Conspiracy Theories, the City and Lightning People with Christopher Bollen
Set in New York in the years following 9/11, Lightning People by Christopher Bollen spies on the lives of several New York dwellers. Authoring a novel is no mean feat; authoring a novel while sitting as editor-at-large of
Interview magazine is kinda crazy. I attended the book reading of said crazy person last week which took place in front of David Byrne's great, new installation "Tight Spot." Later, I prodded Christopher with the following questions.
Gilian Tozer: How on earth did you manage to write a book while working as the editor-at-large at Interview?!
Christopher Bollen: Good question! The novel was really a nights-and-weekends operation, basically written while hunched over my desk in the hours around my day job. It took five years to write Lightning People
, and I had to say goodbye to a lot of fun activities, nights out, weekends away, and I probably did a real number on some of my relationships but I’ve always thought of writing as work. Just because I wasn’t getting paid didn’t mean I didn’t have to show up every day and put in the effort.
It was difficult to have one brain for the editing job and another for the novel, but eventually I was rather addicted to returning to this little world I was creating alone in my apartment. I think when you start a novel, writing is a very lonely art, but when you get into it, it becomes almost like a second existence. And the boon of all that sweat and tears is that the novel and the world finally meet up. And there it is, out there on its own. And I must say, all of the interesting, exceptional, unexpected people I’ve gotten to meet and interview at Interview definitely helped in terms of creating characters.
GT: You said at the reading that Lightning People unintentionally became a character study. Could you describe each of the protagonists in one word?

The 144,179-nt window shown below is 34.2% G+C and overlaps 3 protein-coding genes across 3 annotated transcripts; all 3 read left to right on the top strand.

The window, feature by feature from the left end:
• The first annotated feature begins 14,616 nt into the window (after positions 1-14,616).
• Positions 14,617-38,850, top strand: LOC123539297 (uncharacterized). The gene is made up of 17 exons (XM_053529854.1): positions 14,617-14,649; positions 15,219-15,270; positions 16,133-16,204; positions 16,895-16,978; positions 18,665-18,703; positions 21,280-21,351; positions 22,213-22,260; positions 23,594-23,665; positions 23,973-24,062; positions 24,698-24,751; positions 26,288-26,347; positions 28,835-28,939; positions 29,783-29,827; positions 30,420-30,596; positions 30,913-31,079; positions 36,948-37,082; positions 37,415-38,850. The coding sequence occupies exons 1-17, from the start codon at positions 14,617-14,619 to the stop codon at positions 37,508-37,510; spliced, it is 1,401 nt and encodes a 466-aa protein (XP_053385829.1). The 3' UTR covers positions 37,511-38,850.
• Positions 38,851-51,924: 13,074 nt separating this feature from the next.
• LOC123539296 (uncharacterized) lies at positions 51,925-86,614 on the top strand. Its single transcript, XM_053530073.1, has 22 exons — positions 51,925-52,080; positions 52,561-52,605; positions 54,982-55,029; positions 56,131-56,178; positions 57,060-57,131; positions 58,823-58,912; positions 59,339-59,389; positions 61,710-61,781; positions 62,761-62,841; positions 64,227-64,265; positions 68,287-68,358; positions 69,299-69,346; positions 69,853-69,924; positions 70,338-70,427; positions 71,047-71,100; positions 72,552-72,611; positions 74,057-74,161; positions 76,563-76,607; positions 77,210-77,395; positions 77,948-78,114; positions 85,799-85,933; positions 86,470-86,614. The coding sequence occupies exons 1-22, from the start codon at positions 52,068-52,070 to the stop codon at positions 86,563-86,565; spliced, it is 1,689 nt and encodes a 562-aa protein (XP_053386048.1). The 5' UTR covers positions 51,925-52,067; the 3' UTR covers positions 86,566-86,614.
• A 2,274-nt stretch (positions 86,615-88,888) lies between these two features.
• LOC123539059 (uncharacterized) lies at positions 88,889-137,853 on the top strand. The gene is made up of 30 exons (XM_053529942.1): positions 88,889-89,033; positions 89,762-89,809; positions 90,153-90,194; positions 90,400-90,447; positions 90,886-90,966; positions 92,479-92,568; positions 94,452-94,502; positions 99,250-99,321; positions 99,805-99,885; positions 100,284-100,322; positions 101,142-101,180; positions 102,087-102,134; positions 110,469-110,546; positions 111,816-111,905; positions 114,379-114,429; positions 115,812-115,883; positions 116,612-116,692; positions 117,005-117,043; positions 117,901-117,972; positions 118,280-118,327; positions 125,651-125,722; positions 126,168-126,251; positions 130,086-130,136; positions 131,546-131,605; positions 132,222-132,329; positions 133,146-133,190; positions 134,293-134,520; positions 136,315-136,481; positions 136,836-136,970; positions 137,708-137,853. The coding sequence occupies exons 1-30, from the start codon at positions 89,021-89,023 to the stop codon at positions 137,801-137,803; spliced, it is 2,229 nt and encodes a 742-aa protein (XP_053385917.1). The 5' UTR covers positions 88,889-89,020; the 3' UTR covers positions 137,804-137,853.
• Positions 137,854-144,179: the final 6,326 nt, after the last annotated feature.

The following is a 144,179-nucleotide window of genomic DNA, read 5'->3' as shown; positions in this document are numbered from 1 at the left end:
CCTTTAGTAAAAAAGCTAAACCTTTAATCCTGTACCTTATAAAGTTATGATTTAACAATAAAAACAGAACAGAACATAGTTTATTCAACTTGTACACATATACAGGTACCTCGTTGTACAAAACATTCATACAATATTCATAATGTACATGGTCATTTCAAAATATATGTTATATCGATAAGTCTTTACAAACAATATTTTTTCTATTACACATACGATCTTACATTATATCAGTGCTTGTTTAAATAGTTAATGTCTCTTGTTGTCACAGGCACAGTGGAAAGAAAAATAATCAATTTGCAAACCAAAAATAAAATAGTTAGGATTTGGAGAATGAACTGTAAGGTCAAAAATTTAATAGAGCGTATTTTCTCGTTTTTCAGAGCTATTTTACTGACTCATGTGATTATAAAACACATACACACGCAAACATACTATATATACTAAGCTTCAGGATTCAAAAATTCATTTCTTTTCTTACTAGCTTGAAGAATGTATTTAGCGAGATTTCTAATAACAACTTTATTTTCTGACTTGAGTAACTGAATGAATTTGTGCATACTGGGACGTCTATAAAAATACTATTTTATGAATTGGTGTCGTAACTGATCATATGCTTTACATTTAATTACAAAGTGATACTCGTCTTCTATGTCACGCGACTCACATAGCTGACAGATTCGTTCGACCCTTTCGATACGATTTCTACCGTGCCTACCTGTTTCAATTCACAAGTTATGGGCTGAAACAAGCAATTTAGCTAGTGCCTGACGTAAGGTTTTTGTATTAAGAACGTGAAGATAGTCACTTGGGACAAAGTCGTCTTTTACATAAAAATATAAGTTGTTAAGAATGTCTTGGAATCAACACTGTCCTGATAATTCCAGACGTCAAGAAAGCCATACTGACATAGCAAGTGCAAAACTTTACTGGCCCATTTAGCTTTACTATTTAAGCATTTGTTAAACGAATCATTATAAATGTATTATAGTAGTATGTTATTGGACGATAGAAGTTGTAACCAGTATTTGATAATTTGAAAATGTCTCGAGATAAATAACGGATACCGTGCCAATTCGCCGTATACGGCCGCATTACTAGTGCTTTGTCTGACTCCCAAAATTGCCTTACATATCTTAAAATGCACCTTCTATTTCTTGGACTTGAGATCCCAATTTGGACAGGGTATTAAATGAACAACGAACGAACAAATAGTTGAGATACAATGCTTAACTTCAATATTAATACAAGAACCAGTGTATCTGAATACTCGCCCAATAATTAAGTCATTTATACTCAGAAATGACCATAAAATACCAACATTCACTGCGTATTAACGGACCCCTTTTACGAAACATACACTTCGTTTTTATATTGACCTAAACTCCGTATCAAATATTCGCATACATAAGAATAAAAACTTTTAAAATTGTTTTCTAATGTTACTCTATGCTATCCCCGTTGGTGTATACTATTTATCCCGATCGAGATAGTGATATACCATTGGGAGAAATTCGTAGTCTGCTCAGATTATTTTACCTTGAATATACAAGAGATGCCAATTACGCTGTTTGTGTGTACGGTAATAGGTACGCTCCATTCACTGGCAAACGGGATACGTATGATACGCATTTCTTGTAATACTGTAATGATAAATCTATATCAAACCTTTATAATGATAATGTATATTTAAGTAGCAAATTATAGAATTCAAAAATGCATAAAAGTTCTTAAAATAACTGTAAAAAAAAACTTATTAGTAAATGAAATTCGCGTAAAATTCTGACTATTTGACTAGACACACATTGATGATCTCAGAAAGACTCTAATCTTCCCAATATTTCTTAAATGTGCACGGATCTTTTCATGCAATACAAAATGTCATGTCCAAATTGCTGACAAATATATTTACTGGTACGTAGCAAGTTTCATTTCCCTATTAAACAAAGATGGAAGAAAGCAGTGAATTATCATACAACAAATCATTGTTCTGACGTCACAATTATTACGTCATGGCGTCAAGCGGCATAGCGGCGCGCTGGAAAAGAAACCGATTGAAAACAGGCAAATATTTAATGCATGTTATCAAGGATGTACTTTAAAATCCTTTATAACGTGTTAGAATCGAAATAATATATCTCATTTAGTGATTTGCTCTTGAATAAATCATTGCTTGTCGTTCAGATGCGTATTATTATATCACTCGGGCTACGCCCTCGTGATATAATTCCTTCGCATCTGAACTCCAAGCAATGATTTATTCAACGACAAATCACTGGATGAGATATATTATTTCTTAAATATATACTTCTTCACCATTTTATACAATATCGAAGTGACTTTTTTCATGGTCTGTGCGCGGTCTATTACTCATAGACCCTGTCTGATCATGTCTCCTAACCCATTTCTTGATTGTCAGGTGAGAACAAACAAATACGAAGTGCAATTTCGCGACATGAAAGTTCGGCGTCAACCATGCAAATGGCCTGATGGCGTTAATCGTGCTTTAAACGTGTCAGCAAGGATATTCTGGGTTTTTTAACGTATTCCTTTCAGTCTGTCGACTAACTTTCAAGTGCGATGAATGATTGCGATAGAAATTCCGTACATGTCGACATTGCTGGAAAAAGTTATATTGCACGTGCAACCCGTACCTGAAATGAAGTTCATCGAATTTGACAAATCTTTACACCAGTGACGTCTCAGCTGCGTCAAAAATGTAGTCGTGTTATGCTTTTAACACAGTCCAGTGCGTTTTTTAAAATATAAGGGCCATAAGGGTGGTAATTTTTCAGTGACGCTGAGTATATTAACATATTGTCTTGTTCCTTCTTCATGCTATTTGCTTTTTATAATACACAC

CB: I’m inclined to say “searching” for each of them, but let me try to assign colors to each character and I’ll let the reader decide if the color fits the mood. Joseph is blue, Del is black, William is a red orange, Madi is yellow, Raj is gray, Quinn is turquoise, and Aleksandra Andrews is a blinding white. And New York itself is a hologram, which is all colors or none.
GT: Yes, New York City is a major character in the story. In what way has New York affected you, for better or for worse?
CB: I moved to the city at age 20 for college and it’s really been the place I became an adult, and not only became one, but solidified as one, so it’s affected me tremendously in both positive and negative ways. It’s allowed some of my dreams to come to fruition while stomping ruthlessly on other ones. And perhaps most strangely, it’s allowed a lot of the child in me to remain, which I think is a positive—as much as still being very much a young soul at age 35 has its sacrifices. But would I trade New York for any other city? Not a chance. Some people have said that Lightning People
is a valentine to the city, while others have found it tantamount to a big F You. It’s probably both.
GT: Regarding the conspiracy theory elements of the story. What are your favorite conspiracies?
CB: There are two I particularly like. One is the famous yarn about the moon landing being a piece of Hollywood, and there are whole books that deal with the fact that the shadows of the astronauts on the lunar surface or the backdrop of deep space would never actually film that way if the landing were real. I like it because it reminds me of those first tastes of paranoia one has as a kid, when we question the world: How do I know that China exists if I’ve never been there? How can I trust that everything I’m being told is really true? Most of us can’t know if the moon really looks like that, but I’m inclined to believe that footage.
The second conspiracy theory I like is the notorious 20-year presidential curse. Every president from 1840 to 1960 who was elected in a year ending in zero died in office. (Since there was an attempted assassination on Reagan who was elected in 1980 he could be added to this count.) If you add Reagan, George W. Bush, who was elected in 2000, broke this rather paranormal conspiracy.
GT: Do you have a favorite passage or line you would like to share?
CB: I think of all parts of Lightning People
, I am most partial to the prologue, which begins, “We had lightning strikes all summer but no blackouts…” But there is a scene later in the book where William, somewhat the novel’s antagonist, visits his older friend Quinn, who is a tough, old gay dude who lived through the wild times of the 60s, 70s, and 80s in Manhattan. William is falling apart, and Quinn keeps rattling on about the old days, and Williams finally interrupts him and says, “I’m sick of hearing about how great New York used to be.” I think a lot of us can understand that desire to stop comparing the present to the past.
it takes two